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This is the first post for our new monthly feature on “Staff Perspectives.” Every month we will be introducing you to a member of the staff here at the FDR Library and giving a look into who we are and what we do.

Matt Hanson

I first began working for the Franklin D. Roosevelt Presidential Library during the summer of 2004 when I spent ten weeks working as a public programs intern. After graduating from St. John Fisher College with a B.A. in history in 2005, I was hired by the Library as an Archives Technician.

I earned an Advanced Certificate in Archives and Records Management from Queens College in 2010, and was promoted to an Archives Specialist that same year. In June 2011 I became a full-fledged Archivist. My responsibilities include answering research queries submitted to the Roosevelt Library by researchers unable to make a personal visit, supervising researchers working in the research room, photograph and audiovisual reproduction orders, and leading a team working to create a database of projects around the country built by the New Deal agencies.

The reasons why I love working at the Roosevelt Library are many. First, answering research queries provides me with the opportunity to research a wide variety of topics. In a single day I might get to search through records on Allied aircraft production during World War II, read letters to the Roosevelts from people rescued from destitution by the New Deal relief agencies, and watch film footage of the shenanigans on board a Navy ship during a “crossing the line” ceremony.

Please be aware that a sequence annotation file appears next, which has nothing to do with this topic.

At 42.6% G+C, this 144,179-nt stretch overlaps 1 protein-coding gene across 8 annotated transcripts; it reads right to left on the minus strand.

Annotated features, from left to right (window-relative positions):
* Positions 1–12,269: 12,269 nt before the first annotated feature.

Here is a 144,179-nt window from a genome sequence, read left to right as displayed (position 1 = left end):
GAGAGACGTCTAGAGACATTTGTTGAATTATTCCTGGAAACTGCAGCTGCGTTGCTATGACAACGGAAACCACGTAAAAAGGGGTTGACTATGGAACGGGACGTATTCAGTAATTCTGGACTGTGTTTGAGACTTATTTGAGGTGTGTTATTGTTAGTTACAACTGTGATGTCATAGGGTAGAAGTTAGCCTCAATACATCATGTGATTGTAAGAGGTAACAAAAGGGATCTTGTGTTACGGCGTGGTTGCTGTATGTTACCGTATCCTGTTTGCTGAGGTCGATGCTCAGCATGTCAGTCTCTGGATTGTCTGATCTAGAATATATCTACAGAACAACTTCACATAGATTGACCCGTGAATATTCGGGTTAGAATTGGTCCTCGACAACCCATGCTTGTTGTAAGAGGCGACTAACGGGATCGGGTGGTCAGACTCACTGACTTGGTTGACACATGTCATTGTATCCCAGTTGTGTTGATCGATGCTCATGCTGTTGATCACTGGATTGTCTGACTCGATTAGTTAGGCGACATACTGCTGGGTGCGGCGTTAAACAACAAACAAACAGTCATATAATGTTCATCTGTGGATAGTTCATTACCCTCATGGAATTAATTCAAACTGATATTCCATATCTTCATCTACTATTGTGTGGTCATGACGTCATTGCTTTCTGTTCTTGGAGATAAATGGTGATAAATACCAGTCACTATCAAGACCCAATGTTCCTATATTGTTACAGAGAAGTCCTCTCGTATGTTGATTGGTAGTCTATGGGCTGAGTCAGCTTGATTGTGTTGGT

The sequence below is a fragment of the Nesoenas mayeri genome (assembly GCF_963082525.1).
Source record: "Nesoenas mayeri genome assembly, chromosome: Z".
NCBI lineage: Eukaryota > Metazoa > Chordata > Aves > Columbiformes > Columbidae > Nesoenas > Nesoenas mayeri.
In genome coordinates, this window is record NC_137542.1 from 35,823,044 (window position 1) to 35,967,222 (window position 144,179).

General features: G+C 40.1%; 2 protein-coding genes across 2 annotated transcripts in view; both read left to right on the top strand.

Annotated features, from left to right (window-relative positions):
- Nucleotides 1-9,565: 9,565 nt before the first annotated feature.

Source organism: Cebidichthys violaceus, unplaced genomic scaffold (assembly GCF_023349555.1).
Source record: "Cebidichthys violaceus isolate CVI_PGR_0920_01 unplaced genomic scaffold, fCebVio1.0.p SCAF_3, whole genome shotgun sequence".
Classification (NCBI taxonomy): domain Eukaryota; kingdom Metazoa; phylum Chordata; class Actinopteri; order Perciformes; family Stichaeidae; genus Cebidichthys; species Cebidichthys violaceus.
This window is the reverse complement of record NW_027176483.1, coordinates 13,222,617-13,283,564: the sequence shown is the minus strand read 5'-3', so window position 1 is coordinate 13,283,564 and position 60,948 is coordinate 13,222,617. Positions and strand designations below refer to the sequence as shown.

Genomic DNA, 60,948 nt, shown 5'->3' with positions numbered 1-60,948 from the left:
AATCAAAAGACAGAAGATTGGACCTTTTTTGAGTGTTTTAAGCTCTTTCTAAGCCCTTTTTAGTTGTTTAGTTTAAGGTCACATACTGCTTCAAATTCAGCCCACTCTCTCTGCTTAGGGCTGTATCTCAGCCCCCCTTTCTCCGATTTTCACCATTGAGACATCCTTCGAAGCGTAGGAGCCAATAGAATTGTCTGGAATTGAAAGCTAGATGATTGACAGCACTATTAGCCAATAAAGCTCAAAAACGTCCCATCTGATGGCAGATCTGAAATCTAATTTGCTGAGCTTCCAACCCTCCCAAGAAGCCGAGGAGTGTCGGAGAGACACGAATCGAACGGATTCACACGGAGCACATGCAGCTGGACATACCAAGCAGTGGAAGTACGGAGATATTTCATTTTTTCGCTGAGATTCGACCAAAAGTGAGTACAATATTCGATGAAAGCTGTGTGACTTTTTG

Another reason that I love working at the Roosevelt Library is that the materials in our collections are evidence of some of the most significant events in the history of the United States, and even the world. The Einstein Letter, for example, led to the creation of the Manhattan Project and the birth of the Atomic Age. The promise of nuclear energy and the threat of nuclear war both exist in the world today because of that letter.

Finally, I love working at the Roosevelt Library because of the people here with whom I have the pleasure and privilege to interact on a daily basis. The Library staff is helpful and supportive, and has embraced me as one of their own. The researchers are enthusiastic about their topics, and I learn as much from them as they do from me. Some are devoted admirers of the Roosevelts, others are fierce critics, but all appreciate the impact that Franklin and Eleanor Roosevelt had on the world around them.

Einstein Letter

In the summer of 1939, a group of physicists, including several who had fled Hitler’s Germany, met to discuss their fears of Germany developing a uranium-based weapon. It was decided that the best course of action was to inform President Roosevelt immediately of their concerns.

Because Albert Einstein had a previous personal relationship with the Roosevelts and was internationally well-known for his expertise, a letter informing the President about the dangers of a nuclear chain reaction bomb was drafted for Einstein’s signature.

This August 2, 1939 letter was personally delivered to the President on October 11, 1939 (the outbreak of the war intervened) by Alexander Sachs, a longtime economic adviser to FDR. After learning of the letter’s contents, President Roosevelt told his military adviser General Edwin M. Watson, “This requires action.” The action FDR required would evolve into the Manhattan Project.

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